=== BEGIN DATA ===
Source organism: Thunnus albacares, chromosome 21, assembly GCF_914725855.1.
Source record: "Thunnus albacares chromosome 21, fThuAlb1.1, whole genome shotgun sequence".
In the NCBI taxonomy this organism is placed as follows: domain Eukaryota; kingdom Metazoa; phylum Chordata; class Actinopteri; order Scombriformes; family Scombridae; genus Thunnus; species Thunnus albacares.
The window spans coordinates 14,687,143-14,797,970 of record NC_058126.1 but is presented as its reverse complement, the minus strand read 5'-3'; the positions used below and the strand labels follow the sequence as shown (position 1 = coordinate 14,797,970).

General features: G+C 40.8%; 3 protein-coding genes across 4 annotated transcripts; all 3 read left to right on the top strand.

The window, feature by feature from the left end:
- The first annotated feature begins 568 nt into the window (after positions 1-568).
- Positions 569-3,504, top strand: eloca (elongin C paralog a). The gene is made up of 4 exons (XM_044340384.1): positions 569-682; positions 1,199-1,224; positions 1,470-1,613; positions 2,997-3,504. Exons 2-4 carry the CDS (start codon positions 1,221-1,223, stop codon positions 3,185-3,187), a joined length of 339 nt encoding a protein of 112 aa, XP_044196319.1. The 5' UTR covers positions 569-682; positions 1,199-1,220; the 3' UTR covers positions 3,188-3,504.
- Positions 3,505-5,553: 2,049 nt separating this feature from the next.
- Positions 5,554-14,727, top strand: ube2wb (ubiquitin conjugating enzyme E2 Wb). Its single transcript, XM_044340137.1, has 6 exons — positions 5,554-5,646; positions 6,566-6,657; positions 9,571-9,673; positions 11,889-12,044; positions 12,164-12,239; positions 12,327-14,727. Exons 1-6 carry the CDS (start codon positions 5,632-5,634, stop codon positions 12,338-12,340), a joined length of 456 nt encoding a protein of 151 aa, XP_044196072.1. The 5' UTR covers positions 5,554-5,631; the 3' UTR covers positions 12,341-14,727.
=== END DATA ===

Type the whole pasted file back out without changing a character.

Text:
Source organism: Thunnus albacares, chromosome 21, assembly GCF_914725855.1.
Source record: "Thunnus albacares chromosome 21, fThuAlb1.1, whole genome shotgun sequence".
In the NCBI taxonomy this organism is placed as follows: domain Eukaryota; kingdom Metazoa; phylum Chordata; class Actinopteri; order Scombriformes; family Scombridae; genus Thunnus; species Thunnus albacares.
The window spans coordinates 14,687,143-14,797,970 of record NC_058126.1 but is presented as its reverse complement, the minus strand read 5'-3'; the positions used below and the strand labels follow the sequence as shown (position 1 = coordinate 14,797,970).

General features: G+C 40.8%; 3 protein-coding genes across 4 annotated transcripts; all 3 read left to right on the top strand.

The window, feature by feature from the left end:
- The first annotated feature begins 568 nt into the window (after positions 1-568).
- Positions 569-3,504, top strand: eloca (elongin C paralog a). The gene is made up of 4 exons (XM_044340384.1): positions 569-682; positions 1,199-1,224; positions 1,470-1,613; positions 2,997-3,504. Exons 2-4 carry the CDS (start codon positions 1,221-1,223, stop codon positions 3,185-3,187), a joined length of 339 nt encoding a protein of 112 aa, XP_044196319.1. The 5' UTR covers positions 569-682; positions 1,199-1,220; the 3' UTR covers positions 3,188-3,504.
- Positions 3,505-5,553: 2,049 nt separating this feature from the next.
- Positions 5,554-14,727, top strand: ube2wb (ubiquitin conjugating enzyme E2 Wb). Its single transcript, XM_044340137.1, has 6 exons — positions 5,554-5,646; positions 6,566-6,657; positions 9,571-9,673; positions 11,889-12,044; positions 12,164-12,239; positions 12,327-14,727. Exons 1-6 carry the CDS (start codon positions 5,632-5,634, stop codon positions 12,338-12,340), a joined length of 456 nt encoding a protein of 151 aa, XP_044196072.1. The 5' UTR covers positions 5,554-5,631; the 3' UTR covers positions 12,341-14,727.